Story by Emma Stiefel | Photo Illustration by Lauren Wilson

This story is part of the series in print of Spark Issue #176 “Senior Profiles”

He was only doing simple things: performing basic exams, squeezing a blood pressure pump, checking glucose levels with finger-stick tests.  Nothing compared to what he could do with a medical degree, like the ones his father and mother have.  

But the people Lakota East senior Winston Owens was helping, Guatemalans living in poverty, truly appreciated anything he gave them. During this medical mission trip with his parents and younger sister, Owens realized that, as a doctor, “you can go anywhere in the world and be able to help someone.” He decided that he definitely wanted to go into medicine.

Not that he ever saw himself doing anything else. Both his parents are doctors: Winston’s mother Julia Lee delivers babies as part of Obstetrics and Gynecology Associates, and his father Greg Owens has a solo practice called Advanced Pelvic Surgery.

“I thought he would be a doctor, but I didn’t want to pressure him,” says Greg. “I told the kids, ‘you can do anything you want,’ and their complaint was, ‘we don’t know because both of you guys do the same thing. We don’t have anything to compare it to.’”

Next year, Winston will attend the University of Tennessee-Knoxville to study biological sciences and plans on ultimately going to med school. He has a long road ahead of him: on average, it takes 14 years to become a doctor, according to a Slate article, encompassing undergraduate education, medical school and residencies.

Fortunately for Winston, however, he has a clear view of what he’ll be doing after more than a decade of training. In addition to listening to his parents discuss their jobs at home and going on medical mission trips with his father, he’s also met their colleagues and observed surgeries.  

Winston’s already decided to give up playing baseball on a college team, though he loves the sport and has played on East’s varsity team since he was a sophomore. While he still plans on playing intramurally and working out, he’ll prioritize studying to become a doctor.

“I love playing, but the statistic is less than, like, one percent of high school baseball players play in the pros,” says Winston. “I want to be a doctor, but if I try to play baseball with all the travel, I’d mess up in a class. That definitely cuts out my chance of getting into med school.”

Though Winston won’t continue playing in college, being involved in sports has positively affected his character. East Varsity Boys Baseball coach Ray Hamilton has seen Winston become more confident since he joined the team, for example, and says that he is reliable both as a catcher and hitter.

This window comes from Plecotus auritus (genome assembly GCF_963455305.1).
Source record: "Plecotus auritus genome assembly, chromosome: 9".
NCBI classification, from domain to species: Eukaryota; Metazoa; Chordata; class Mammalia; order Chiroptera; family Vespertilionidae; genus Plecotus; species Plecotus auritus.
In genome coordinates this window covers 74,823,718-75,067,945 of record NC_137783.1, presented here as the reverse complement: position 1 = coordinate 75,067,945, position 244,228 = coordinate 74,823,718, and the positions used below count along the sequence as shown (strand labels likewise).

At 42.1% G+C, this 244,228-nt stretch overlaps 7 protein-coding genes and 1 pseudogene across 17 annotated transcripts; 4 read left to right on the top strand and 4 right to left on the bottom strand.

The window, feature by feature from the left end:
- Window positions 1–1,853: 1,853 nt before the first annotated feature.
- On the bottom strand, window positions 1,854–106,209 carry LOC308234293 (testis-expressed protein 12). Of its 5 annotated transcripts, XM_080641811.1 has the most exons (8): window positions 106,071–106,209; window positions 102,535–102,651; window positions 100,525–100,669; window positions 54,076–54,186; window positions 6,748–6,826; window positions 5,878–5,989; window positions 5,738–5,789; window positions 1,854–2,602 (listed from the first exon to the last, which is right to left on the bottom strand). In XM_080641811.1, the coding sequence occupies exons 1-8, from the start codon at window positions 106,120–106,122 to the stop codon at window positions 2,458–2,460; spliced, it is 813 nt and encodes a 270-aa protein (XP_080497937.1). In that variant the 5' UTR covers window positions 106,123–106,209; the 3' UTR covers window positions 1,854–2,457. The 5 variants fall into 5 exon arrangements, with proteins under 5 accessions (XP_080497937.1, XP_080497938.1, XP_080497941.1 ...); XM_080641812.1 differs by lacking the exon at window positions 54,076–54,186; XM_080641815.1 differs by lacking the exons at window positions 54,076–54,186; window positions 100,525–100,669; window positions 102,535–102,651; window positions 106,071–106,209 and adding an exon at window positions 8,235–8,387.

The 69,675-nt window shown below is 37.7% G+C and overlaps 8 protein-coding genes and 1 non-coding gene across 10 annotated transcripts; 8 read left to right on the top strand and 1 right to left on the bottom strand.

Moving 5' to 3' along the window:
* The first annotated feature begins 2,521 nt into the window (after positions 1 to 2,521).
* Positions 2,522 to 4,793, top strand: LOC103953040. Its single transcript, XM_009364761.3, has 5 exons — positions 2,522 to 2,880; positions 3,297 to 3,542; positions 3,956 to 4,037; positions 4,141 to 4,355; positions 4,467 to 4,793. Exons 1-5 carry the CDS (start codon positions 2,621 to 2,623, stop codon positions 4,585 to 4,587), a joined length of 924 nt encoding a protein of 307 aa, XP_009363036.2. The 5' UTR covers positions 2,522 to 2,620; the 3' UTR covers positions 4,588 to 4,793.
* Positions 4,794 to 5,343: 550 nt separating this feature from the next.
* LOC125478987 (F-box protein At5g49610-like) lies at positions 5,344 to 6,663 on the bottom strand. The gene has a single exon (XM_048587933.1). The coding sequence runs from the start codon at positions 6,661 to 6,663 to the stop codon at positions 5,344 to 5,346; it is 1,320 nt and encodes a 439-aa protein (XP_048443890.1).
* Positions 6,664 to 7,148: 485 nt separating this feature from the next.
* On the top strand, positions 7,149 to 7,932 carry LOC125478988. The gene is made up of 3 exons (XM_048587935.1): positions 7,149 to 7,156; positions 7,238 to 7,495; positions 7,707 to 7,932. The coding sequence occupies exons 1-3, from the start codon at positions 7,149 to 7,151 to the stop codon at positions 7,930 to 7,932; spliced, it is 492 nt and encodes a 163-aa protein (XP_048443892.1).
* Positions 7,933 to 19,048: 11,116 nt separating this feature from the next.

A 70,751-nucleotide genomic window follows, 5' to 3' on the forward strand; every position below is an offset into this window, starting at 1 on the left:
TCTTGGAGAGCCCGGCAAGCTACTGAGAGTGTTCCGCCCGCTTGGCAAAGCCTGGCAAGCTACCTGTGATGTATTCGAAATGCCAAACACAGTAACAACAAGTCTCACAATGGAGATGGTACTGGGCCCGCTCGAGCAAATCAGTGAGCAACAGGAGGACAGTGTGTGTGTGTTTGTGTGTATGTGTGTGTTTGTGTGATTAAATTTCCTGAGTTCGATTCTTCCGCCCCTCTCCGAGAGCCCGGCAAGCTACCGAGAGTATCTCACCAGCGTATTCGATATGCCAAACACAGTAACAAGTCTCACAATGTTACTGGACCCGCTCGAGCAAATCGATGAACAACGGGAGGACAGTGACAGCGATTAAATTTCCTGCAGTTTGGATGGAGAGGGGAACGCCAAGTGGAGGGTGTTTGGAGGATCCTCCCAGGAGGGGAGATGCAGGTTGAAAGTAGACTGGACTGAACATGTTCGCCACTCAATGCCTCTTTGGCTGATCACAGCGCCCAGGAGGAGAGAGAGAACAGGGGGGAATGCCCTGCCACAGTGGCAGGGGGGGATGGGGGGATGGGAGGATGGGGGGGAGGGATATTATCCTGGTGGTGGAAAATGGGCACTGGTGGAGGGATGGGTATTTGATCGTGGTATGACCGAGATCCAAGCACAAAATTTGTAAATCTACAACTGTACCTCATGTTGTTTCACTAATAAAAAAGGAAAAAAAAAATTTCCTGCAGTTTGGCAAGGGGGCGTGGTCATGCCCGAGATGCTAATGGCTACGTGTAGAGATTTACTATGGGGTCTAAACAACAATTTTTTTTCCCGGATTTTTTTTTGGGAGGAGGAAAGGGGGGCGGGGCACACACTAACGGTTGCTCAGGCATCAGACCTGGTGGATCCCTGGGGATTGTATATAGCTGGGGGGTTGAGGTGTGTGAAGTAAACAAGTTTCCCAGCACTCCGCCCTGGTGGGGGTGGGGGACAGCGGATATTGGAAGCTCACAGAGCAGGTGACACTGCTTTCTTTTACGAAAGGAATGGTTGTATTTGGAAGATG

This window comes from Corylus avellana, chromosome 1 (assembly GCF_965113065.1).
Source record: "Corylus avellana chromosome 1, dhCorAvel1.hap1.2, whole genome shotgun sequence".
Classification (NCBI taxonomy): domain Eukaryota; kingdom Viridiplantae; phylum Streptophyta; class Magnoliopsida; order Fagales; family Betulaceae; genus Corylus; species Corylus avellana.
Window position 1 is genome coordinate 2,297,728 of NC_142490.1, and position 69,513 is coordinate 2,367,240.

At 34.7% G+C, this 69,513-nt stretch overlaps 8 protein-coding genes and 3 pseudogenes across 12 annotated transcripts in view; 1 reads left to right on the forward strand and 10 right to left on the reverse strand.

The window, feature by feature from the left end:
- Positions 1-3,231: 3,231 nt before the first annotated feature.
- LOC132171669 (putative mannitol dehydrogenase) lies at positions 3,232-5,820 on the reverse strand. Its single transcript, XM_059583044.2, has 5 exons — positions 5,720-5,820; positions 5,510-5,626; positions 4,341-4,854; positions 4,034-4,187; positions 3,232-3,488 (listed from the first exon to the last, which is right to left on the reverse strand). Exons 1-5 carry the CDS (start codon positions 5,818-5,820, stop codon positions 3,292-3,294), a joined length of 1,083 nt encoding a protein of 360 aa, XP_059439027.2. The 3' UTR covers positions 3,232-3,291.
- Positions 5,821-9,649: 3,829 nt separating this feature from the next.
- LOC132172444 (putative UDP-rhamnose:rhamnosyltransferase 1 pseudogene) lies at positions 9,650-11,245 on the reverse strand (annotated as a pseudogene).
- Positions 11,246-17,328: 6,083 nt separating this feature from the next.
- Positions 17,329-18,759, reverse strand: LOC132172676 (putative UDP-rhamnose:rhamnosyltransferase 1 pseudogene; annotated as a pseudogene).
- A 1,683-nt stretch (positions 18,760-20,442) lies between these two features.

“What Winston brings to the table is indicative of what you want from a guy in his position because he [is a catcher],” says Hamilton.  “He is incredibly dependable, reliable and accountable, and he has a great toughness about him that that position requires.”

Winston’s parents encouraged him to start playing sports in elementary school because , according to Greg, “sports was a tool to try to teach my children characteristics I wanted in them as adults: overcoming problems, functioning when you don’t feel like it, and overcoming adversity.”

The whole family goes to the same gym, another thing they share in addition to their passion for medicine. Though proximity may become an issue once both Winston and Maddie are in college, Greg plans to keep going on medical mission trips with his kids when they’re in college.

They already have another mission planned for this summer; they will travel to Russia to volunteer for Betel International, a Christian drug rehabilitation charity. On this trip they’ll work on “talking to some of the addicts that are going through rehab, hearing their story, motivating them, and helping to encourage them along the way.”

Ultimately, Greg says he’d be “thrilled to death” to continue going on medical mission trips with them after they complete their training and become full-fledged doctors. But even if he ends up deciding not to go into medicine, Winston still wants to help others in anyway he can.

“If something happens or I change what I want to do, I want to be able to help with whatever skills I have,” says Winston. “[I want to be] the best person I can be with what I have, control what I control, and leave everything else up to however it’s going to turn out.”

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